Cover: Public Intellectuals: A Study of Decline, With a New Preface and Epilogue, from Harvard University PressCover: Public Intellectuals in PAPERBACK

Public Intellectuals

A Study of Decline, With a New Preface and Epilogue

Add to Cart

Product Details

PAPERBACK

$31.00 • £24.95 • €28.00

ISBN 9780674012462

Publication Date: 10/30/2003

Academic Trade

464 pages

6-1/8 x 9-1/4 inches

2 line illustrations, 14 tables

World

In this timely book, the first comprehensive study of the modern American public intellectual—that individual who speaks to the public on issues of political or ideological moment—Richard Posner charts the decline of a venerable institution that included worthies from Socrates to John Dewey.

With the rapid growth of the media in recent years, highly visible forums for discussion have multiplied, while greater academic specialization has yielded a growing number of narrowly trained scholars. Posner tracks these two trends to their inevitable intersection: a proliferation of modern academics commenting on topics outside their ken. The resulting scene—one of off-the-cuff pronouncements, erroneous predictions, and ignorant policy proposals—compares poorly with the performance of earlier public intellectuals, largely nonacademics whose erudition and breadth of knowledge were well suited to public discourse.

Leveling a balanced attack on liberal and conservative pundits alike, Posner describes the styles and genres, constraints and incentives, of the activity of public intellectuals. He identifies a market for this activity—one with recognizable patterns and conventions but an absence of quality controls. And he offers modest proposals for improving the performance of this market—and the quality of public discussion in America today.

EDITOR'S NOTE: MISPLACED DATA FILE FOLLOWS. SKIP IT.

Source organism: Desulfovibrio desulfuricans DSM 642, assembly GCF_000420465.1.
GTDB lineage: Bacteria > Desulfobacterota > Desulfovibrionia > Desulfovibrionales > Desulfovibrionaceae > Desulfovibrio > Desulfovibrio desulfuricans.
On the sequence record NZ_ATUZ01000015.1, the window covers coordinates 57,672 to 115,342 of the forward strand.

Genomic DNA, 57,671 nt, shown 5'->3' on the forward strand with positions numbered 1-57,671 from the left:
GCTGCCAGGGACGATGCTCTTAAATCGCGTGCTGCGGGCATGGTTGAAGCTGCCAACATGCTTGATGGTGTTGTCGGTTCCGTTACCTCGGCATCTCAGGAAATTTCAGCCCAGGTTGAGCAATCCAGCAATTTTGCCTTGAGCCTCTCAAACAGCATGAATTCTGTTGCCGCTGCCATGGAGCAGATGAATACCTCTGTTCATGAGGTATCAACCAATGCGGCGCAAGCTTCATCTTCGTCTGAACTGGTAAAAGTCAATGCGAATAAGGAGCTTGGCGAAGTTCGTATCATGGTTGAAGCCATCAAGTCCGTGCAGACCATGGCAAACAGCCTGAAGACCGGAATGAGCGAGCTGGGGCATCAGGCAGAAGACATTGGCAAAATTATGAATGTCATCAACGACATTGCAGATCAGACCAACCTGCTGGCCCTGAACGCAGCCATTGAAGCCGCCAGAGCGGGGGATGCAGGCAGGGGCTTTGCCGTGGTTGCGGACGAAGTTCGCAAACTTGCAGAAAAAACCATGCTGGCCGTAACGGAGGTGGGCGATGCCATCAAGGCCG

This paperback edition contains a new preface and and a new epilogue.

Recent News

Black lives matter. Black voices matter. A statement from HUP »

From Our Blog

Jacket: The Strategy of Conflict, by Thomas C. Schelling, from Harvard University Press

Schelling the Trailblazer

Books influence us in untold ways, and the ones that influence us the most are often read in childhood. Harvard University Press Senior Editor Julia Kirby is reminded of this on the anniversary of the birth of one of this country’s most celebrated economists. This month would have brought Thomas Schelling’s one-hundredth birthday—and he got closer to seeing it than many mortals. The Nobel laureate economist died just five years ago, after a brilliant career as both a scholar and an advisor to US foreign policy strategists. What better day to dip into his classic work